The Southern Nevada Health District has confirmed the season’s first cases of West Nile virus, underscoring an urgent public health alert.

According to a press release from the agency, a man in his 60s contracted the non-neuroinvasive form of the virus, while a man in his 70s faced the more severe neuroinvasive type, which causes inflammation of the brain (encephalitis), or inflammation of the membranes surrounding the brain and spinal cord (meningitis).

Both have since recovered. 

The cases come amid record-breaking mosquito activity in Clark County, where 230 mosquito pools from 30 ZIP codes tested positive for West Nile virus as of June 21. Additionally, nine pools from five ZIP codes tested positive for the St. Louis encephalitis virus, according to the health district.

“We have an unprecedented amount of West Nile in Las Vegas at the moment; it’s never been this bad in Southern Nevada this early,” says Louisa Messenger, an assistant professor with UNLV’s School of Public Health. “Part of that, we think, is due to climate change because we have seen such strange weather patterns in the last couple of years … mosquitoes and other insects are so intrinsically linked to temperature and humidity.”

From left, student Karen Figueroa, student Austin Tang, lab coordinator Zoee Sanchez and assistant professor Louisa Messenger pose for a photo at the UNLV Parasitology & Vector Biology morphology lab.

Messenger adds that mosquito activity is soaring, driven by the spread of Aedes aegypti mosquitoes. Known for their daytime biting, these species prefer humans and are testing positive for West Nile virus, according to the health district.

“Aedes Aegypti can test positive for West Nile virus likely because they fed on a West Nile virus-positive human. However, Aedes Aegypti is not considered a competent vector, i.e. the virus may not reproduce and proliferate to be passed to a new human the next time the mosquito takes a bloodmeal,” Messenger says.

“[Aedes Aegypti] is the major vector of dengue virus, which we have not detected yet in Southern Nevada, but was identified in Maricopa County in 2022.”

Aedes aegypti first tested positive for West Nile virus in Southern Nevada in 2017, according to the health district, and they do present a risk to public health. However, the majority of the mosquitoes testing positive for West Nile and St. Louis encephalitis are the Culex species. 

Culex mosquitoes primarily feed on birds but also bite humans, potentially spreading West Nile virus and St. Louis encephalitis.

“I think a lot of the rhetoric I hear from people is we’ve never had mosquitoes in Vegas. We have had them, just not at these densities,” says Messenger.

She and her team of researchers have been working closely with the health district to monitor mosquito species across the valley. Her laboratory is performing genetic analyses of the virus samples and mosquitoes to support the health district’s surveillance activities.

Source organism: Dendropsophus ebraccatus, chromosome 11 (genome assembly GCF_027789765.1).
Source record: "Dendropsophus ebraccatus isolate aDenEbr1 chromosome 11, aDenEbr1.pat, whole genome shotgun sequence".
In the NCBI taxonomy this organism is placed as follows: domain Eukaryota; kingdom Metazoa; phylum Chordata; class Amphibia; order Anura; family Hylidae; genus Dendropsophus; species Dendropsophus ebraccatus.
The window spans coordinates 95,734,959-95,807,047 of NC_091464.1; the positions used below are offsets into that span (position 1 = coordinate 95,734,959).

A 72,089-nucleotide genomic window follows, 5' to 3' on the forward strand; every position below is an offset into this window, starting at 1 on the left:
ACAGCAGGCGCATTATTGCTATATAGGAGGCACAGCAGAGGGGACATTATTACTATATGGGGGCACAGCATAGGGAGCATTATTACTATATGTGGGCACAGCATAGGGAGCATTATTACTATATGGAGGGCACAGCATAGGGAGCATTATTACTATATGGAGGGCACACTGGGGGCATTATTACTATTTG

“Mosquitoes reproduce every 10 to 14 days so they’re really rapidly growing arthropods … they can become resistant to chemicals quickly … which makes it problematic if you try to do any type of control,” she says. 

The health department and scientists are now emphasizing the importance of individual and community participation in preventing mosquito-borne illnesses. To start, personal protection is key. Wearing EPA-approved insect repellent, such as topical lotions or sprays, can significantly reduce your chances of being bit. For those spending time in areas with high mosquito activity such as hiking trails, wearing insecticide-treated clothing is recommended.

“You can go to REI and get the clothes that have pyrethroid insecticides in it—that’s the best thing you can do to prevent biting,” Messenger says. Long sleeves and pants offer additional protection against the mosquitoes active in the day and night.

However, individual efforts alone aren’t enough. Community-level actions are crucial, Messenger adds. Public health officials recommend eliminating any standing water at home, which is the preferred breeding ground for mosquitoes. This includes untreated pools, stagnant water in plant pots, children’s toys and any other containers that may collect rainwater. It’s surprising how small amounts of water, even less than a milliliter in items hidden under bushes, can become mosquito breeding sites.

Mosquito activity can be reported to the health district’s mosquito surveillance program, which can be reached at 702-759-1633. To report a green pool, people should contact their local code enforcement agency, the health district says.

It’s also important to recognize the symptoms of West Nile virus and St. Louis encephalitis, if bitten. Most people who are infected won’t experience symptoms, but 20% may develop mild signs such as fever, headache, body aches, joint pains, vomiting, diarrhea or a rash, according to the Centers for Disease Control and Prevention. These symptoms typically appear between 2 to 14 days after the bite and can last for several weeks.

While these symptoms may very well point to another kind of typical infection, it doesn’t hurt to let your physician know if you’re been in recent contact with mosquitoes so that they can test for the diseases.

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